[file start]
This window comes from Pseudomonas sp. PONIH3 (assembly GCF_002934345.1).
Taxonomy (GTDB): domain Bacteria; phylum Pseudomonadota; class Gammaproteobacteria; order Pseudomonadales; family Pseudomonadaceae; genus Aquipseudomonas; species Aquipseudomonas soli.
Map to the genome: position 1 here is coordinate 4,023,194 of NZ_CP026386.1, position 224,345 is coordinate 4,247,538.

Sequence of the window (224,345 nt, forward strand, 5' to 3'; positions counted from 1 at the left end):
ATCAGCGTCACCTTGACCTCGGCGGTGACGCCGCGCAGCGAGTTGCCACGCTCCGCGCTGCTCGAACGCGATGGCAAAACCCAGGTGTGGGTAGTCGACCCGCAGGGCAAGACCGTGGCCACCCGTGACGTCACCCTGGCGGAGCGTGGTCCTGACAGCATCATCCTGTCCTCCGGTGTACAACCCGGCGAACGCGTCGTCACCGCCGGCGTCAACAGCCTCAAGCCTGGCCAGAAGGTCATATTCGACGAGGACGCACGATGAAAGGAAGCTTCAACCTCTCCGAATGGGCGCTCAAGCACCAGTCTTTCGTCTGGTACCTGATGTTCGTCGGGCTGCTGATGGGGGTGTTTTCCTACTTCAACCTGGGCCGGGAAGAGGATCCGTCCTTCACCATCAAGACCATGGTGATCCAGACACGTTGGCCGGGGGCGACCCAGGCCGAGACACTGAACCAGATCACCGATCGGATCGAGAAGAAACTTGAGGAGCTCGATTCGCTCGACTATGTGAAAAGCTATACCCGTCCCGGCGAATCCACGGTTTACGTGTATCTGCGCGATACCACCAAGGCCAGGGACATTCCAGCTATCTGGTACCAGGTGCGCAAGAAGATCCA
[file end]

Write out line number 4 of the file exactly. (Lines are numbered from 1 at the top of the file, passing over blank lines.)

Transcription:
Sequence of the window (224,345 nt, forward strand, 5' to 3'; positions counted from 1 at the left end):